“Okay, so you’re death,” I thought, in an attempt to buy in. As we walked out of the theater, my youngest, my little guy, said, “Why would the dragon leave with all those thieves in his lair?” As if smote, I reeled, stumbled, leaned against a nearby car, choked back despair and other emotional surges, and then said, patting him, “I don’t know son. It’s part of a greater cultural dissolution of plot and logic.” Realizing the possible scarring, I added, perhaps unconvincingly, “Oh, it’s just a movie.” I handed him the last Sno-Cap from my pocket, and we all drove home.

Scott Warnock is a writer and teacher who lives in South Jersey. He is a professor of English at Drexel University, where he directs the University Writing Program. Father of three and husband of one, Scott is on two local school boards and coaches all kinds of youth sports.
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8 Responses to “The desolation of dumb Smaug”

  1. And Tauriel and Legolas? AND FILI!! What the hell? Jackson did have a heck of a task, striking a balance bewteen children’s book and adult entertainment, but there was a clear mark of the money people wanting to stretch this thing out to three movies. It should have remained two. They even admit, on the DVD commentary, that it was originally two movies. And the cup thing — such a lovely reference to BEOWULF… Tolkien would weep…

  2. As a devoted Tolkien fan I have to take exception to the comment above. His works are not intended as “children’s books” buy are regarded as premiere fantasy genre please. :)

    But I suddenly find myself hoping the movie is not in 3D this Sunday when we hope to continue our “tradition” of Tolkien movies with my brother. (I had NO idea I was paying $36 for one third of a movie last round.).
    Then again (bragging warning) I do have the option of just enjoying the scenery and being able to say “oh! We’ve been there!!”

  3. Yes, Scott, it’s just a movie, not the book, and in many ways a downgrade. I felt like an inverted Gandalf (from the seat of seeing on Amon Hen IN THE BOOK not the movie) and wanted to say PUT THE RING ON, YOU FOOL! to Bilbo.

    That having been said, I still like the scene with the stone giants throwing boulders at each other from the 1st part of the Hobbit movie.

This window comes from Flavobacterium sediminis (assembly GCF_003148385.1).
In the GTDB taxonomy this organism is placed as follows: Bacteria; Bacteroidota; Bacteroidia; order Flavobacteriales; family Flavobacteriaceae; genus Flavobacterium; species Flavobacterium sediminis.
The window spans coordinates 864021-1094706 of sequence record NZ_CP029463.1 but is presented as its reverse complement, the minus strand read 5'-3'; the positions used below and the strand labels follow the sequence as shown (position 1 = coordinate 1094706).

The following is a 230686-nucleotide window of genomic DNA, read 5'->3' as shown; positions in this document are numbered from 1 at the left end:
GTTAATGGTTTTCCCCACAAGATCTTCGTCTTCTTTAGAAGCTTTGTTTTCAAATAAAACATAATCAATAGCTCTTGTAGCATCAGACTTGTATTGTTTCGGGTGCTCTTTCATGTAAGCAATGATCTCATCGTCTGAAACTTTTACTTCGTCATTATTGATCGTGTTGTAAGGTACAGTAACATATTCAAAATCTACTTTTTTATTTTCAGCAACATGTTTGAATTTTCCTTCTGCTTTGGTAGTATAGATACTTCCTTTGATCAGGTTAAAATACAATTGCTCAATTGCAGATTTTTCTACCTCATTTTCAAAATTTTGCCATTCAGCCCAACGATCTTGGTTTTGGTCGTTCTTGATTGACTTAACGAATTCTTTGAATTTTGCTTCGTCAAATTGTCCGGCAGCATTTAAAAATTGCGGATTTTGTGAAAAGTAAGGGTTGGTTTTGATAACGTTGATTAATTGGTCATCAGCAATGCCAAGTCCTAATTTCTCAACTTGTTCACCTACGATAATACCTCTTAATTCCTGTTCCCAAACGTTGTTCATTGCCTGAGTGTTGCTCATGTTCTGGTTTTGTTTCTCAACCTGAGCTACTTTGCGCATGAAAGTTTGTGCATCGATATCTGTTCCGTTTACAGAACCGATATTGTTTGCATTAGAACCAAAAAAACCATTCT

4. Mary, I am a devoted Tolkien fan, as well … but I will have to take an exception to your exception … “The Hobbit” WAS a children’s book, drawn in part from writings and illustrations for his own children.

    Interesting note … The Hobbit went to press following favorable review from a publisher AND the publisher’s 10-year-old son.

    That being said, The Hobbit as a fantasy novel has tremendous appeal for adults, as well, and was children’s literature, as one writer noted, “in the sense that it appeals to the child in an adult reader.”

    Tolkien’s own recorded recollections appear to support – and contradict – all of the above … LOVE IT!

  5. Hey Smaug, I mean Scott–
    I CRY FOUL!! There is no way you had any snow caps left after a 3 hour movie. And don’t try to say you found it in your pocket and didn’t know it was there…you have that Smaug like sense that knows where everyone of those little treasures are. Come to think of it..that might not be the only trait you share with Smaug by the way, which might explain why you are so adamently challenging Jackson’s weak depiction of him…but that’s a conversation to be had with your therapist.
    I do agree with the rest of your dare Jackson not take our fantasy seriously!

  6. Mary — the Hobbit was, in fact, written for children (Tolkien’s own, in fact); though, Tolkien did express his own regrets, in his letters, that is was so silly in spots. But LotR was not written for children, nor was The Silmarillion.

  7. Chris … BUT, WAIT, you also get … uh, never mind :-)

  8. Jeff — L (as they say) OL.